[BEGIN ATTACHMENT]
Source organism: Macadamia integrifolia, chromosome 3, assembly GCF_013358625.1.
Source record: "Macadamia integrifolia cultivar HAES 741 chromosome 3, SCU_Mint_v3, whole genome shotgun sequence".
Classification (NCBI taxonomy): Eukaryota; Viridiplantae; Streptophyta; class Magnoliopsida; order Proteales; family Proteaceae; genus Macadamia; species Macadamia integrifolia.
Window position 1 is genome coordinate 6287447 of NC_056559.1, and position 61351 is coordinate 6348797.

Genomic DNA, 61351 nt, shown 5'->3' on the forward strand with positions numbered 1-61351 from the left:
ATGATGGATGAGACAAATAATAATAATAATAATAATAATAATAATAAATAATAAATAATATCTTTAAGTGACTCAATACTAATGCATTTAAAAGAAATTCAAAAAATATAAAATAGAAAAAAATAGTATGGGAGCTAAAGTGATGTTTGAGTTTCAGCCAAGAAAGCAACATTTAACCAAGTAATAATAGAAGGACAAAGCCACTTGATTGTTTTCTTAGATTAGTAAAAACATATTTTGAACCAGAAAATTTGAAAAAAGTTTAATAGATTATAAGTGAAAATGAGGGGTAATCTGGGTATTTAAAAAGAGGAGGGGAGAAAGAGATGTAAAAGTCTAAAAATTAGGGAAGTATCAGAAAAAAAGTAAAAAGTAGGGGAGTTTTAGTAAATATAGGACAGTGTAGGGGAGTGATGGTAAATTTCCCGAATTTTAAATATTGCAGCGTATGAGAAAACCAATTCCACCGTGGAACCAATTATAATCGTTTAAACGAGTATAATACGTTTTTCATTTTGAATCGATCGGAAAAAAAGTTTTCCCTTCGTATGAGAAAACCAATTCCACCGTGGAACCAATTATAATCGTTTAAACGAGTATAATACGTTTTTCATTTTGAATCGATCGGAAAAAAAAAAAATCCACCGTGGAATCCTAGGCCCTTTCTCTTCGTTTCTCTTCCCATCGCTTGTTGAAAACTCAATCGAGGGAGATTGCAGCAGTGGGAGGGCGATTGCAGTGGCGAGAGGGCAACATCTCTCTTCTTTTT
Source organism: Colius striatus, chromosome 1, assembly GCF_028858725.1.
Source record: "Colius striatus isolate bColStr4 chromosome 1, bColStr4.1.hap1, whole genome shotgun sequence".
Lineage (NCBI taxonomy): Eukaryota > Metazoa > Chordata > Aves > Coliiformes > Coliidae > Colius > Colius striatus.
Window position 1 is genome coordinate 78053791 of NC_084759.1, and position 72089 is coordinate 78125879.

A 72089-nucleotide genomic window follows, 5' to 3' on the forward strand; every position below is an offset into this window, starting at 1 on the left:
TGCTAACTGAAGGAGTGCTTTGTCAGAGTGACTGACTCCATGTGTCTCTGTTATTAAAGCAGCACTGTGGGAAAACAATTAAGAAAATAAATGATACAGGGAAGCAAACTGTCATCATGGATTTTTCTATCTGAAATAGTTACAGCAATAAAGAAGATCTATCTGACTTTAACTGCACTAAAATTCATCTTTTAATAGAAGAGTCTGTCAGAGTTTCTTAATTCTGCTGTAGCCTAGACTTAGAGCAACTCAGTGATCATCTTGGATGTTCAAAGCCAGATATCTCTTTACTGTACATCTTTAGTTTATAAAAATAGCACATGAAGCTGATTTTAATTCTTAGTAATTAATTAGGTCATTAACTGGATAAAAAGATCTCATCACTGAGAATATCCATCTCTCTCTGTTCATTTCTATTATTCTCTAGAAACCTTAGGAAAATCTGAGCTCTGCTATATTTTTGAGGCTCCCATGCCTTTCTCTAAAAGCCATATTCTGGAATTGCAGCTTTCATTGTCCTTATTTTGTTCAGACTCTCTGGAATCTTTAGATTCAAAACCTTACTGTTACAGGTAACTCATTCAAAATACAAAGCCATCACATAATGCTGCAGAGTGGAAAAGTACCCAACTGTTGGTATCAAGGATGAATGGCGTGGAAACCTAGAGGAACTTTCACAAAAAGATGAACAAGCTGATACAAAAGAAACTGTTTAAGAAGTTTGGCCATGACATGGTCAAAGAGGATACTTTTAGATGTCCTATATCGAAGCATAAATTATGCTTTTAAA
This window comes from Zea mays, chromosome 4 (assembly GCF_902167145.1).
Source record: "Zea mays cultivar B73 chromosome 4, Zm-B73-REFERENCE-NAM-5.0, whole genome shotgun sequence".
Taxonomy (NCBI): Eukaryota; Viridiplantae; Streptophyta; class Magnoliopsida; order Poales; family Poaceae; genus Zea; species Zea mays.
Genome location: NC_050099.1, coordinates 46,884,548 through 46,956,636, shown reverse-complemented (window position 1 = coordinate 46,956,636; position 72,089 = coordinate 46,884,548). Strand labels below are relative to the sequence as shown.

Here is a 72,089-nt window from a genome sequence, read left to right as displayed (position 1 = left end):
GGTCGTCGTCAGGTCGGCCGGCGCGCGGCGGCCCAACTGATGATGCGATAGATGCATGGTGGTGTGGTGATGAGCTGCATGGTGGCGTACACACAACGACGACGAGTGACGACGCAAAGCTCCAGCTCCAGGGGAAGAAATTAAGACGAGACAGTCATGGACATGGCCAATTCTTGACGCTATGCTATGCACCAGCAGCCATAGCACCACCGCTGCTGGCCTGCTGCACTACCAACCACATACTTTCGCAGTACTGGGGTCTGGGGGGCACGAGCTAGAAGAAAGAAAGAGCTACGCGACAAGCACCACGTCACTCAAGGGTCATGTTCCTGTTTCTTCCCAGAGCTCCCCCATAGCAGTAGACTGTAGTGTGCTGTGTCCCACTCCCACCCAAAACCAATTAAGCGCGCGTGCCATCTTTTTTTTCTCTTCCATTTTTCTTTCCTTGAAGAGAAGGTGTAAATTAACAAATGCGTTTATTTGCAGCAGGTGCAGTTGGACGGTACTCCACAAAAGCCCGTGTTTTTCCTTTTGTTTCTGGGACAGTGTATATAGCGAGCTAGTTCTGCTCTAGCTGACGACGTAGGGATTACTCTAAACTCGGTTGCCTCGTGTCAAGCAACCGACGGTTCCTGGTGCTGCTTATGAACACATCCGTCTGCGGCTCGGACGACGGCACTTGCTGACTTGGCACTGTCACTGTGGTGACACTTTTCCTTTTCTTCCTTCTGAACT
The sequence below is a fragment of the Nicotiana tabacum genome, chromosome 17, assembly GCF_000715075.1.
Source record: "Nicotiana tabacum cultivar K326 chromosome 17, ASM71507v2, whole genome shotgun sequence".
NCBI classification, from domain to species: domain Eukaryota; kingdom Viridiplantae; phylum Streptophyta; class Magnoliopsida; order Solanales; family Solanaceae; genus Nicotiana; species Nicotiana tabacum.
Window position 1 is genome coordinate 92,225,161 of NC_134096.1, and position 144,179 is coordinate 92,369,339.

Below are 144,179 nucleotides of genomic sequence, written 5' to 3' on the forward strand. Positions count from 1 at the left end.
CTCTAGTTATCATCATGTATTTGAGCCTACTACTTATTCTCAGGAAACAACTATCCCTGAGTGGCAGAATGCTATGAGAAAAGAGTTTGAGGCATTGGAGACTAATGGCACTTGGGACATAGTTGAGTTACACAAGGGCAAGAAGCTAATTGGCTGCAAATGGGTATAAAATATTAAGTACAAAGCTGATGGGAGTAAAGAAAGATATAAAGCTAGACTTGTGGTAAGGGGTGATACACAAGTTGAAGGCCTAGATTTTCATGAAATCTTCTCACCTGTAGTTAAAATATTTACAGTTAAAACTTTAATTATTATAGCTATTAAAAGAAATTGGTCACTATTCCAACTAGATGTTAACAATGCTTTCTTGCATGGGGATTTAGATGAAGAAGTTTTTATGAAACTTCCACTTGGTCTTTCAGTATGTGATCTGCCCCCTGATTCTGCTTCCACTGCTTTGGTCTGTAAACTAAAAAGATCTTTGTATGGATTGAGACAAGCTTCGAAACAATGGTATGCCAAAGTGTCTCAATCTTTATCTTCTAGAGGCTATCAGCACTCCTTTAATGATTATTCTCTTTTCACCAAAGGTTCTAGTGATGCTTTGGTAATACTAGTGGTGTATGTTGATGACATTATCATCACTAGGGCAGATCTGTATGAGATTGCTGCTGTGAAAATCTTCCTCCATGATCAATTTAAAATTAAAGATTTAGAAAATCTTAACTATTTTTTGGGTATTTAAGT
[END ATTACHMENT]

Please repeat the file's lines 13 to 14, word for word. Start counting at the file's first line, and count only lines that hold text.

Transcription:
This window comes from Zea mays, chromosome 4 (assembly GCF_902167145.1).
Source record: "Zea mays cultivar B73 chromosome 4, Zm-B73-REFERENCE-NAM-5.0, whole genome shotgun sequence".